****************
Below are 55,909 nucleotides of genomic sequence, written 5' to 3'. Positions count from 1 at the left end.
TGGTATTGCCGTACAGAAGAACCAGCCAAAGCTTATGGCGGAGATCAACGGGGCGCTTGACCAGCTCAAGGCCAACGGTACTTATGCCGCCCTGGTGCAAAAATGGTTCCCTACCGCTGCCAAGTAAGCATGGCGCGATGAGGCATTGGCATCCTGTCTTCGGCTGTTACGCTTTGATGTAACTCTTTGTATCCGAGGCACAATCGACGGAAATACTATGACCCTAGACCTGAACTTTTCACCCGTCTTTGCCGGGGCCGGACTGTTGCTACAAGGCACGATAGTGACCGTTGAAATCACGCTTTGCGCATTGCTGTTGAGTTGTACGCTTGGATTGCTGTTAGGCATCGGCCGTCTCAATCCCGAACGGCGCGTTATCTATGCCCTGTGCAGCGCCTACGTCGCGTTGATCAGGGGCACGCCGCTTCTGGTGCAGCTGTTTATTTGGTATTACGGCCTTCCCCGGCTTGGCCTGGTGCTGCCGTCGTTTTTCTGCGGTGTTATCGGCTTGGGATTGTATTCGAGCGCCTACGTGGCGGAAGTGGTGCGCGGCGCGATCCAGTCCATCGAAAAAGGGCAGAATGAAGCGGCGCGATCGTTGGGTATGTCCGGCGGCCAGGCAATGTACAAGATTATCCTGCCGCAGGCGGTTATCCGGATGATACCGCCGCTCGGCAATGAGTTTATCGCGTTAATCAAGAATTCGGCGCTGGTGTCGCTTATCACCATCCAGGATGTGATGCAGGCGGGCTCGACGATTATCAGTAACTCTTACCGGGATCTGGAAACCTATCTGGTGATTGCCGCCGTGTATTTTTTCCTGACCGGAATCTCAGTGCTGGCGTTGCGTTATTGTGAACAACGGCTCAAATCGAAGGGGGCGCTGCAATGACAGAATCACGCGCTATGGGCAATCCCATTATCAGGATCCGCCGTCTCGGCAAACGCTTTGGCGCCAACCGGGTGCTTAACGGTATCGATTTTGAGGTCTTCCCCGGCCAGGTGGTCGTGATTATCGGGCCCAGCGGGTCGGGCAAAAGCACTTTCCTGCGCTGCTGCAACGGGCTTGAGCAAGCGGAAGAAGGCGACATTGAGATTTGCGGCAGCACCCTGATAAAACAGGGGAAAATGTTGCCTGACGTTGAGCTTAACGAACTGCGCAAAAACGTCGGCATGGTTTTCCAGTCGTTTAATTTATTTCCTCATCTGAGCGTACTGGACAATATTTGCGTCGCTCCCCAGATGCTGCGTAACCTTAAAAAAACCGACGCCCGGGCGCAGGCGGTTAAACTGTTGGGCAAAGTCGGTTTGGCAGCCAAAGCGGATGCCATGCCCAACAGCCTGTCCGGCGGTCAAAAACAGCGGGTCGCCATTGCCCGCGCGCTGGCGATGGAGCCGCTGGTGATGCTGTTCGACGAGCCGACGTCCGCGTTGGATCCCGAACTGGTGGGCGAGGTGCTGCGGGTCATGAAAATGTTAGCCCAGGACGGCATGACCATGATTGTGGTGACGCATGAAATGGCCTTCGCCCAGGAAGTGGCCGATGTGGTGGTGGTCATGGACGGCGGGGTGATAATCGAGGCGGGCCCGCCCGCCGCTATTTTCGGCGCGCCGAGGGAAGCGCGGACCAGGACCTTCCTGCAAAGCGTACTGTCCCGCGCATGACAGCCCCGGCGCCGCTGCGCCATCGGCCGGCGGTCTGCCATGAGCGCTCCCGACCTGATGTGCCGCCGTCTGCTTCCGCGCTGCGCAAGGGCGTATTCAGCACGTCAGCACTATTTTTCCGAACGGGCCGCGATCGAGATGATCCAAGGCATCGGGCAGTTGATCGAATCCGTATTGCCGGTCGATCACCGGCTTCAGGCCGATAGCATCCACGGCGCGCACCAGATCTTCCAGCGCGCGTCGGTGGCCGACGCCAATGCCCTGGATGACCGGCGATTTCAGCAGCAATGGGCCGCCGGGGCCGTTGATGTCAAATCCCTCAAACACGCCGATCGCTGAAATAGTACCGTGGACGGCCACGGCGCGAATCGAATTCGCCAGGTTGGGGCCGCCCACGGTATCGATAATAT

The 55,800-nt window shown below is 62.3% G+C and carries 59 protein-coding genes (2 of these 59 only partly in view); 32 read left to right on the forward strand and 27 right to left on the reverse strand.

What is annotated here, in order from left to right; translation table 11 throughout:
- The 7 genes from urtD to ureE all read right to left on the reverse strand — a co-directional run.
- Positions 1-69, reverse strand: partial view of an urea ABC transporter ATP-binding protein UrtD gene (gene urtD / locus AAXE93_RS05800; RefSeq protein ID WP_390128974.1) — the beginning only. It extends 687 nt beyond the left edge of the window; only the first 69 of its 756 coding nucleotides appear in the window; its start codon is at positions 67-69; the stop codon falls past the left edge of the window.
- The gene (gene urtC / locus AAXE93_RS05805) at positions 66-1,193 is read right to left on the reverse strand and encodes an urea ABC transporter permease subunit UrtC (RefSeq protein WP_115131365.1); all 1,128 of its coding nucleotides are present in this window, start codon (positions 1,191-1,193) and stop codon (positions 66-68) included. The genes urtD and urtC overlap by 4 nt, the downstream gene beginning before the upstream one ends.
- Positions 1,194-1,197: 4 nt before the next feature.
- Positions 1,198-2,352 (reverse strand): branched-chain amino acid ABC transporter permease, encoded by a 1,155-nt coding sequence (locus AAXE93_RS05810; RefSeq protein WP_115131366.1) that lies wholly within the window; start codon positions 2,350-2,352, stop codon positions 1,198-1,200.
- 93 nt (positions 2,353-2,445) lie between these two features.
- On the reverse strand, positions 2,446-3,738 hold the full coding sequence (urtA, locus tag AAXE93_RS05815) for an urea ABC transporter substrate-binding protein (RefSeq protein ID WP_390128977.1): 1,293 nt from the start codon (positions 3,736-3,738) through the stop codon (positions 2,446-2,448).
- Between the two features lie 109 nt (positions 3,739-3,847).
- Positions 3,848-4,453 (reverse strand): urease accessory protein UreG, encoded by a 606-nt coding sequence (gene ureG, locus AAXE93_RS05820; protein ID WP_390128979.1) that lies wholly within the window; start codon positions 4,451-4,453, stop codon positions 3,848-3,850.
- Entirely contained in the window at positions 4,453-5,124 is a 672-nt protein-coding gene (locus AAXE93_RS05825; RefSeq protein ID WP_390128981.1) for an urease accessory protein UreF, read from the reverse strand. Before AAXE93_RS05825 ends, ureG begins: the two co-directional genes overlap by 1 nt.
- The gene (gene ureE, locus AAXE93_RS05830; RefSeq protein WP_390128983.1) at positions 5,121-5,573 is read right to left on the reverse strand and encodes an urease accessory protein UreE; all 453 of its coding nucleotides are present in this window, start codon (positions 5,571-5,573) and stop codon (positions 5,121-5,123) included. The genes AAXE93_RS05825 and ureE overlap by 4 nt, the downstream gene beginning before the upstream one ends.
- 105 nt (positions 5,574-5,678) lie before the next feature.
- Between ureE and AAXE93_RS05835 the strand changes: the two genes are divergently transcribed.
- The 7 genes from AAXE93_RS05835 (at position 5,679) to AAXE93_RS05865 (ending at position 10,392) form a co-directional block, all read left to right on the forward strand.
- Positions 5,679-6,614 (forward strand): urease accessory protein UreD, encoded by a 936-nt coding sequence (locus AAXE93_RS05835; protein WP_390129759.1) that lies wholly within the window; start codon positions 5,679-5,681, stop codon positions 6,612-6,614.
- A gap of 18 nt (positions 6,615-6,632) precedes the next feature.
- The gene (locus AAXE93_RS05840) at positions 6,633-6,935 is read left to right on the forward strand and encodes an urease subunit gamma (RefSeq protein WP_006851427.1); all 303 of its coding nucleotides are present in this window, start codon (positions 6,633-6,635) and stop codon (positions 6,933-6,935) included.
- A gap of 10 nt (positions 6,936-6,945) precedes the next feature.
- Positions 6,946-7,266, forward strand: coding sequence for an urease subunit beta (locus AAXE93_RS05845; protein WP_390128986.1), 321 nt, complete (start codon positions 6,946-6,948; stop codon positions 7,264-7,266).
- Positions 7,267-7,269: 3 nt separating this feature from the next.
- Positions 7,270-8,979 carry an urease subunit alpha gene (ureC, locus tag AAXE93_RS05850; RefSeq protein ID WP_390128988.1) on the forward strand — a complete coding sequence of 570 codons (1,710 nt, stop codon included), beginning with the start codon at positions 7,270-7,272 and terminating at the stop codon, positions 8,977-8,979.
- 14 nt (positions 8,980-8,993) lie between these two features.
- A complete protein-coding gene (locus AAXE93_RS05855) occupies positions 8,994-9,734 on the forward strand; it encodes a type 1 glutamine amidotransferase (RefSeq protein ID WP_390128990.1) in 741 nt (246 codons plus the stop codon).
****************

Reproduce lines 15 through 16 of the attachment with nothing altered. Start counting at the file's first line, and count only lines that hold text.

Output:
- The gene (gene ureE, locus AAXE93_RS05830; RefSeq protein WP_390128983.1) at positions 5,121-5,573 is read right to left on the reverse strand and encodes an urease accessory protein UreE; all 453 of its coding nucleotides are present in this window, start codon (positions 5,571-5,573) and stop codon (positions 5,121-5,123) included. The genes AAXE93_RS05825 and ureE overlap by 4 nt, the downstream gene beginning before the upstream one ends.
- 105 nt (positions 5,574-5,678) lie before the next feature.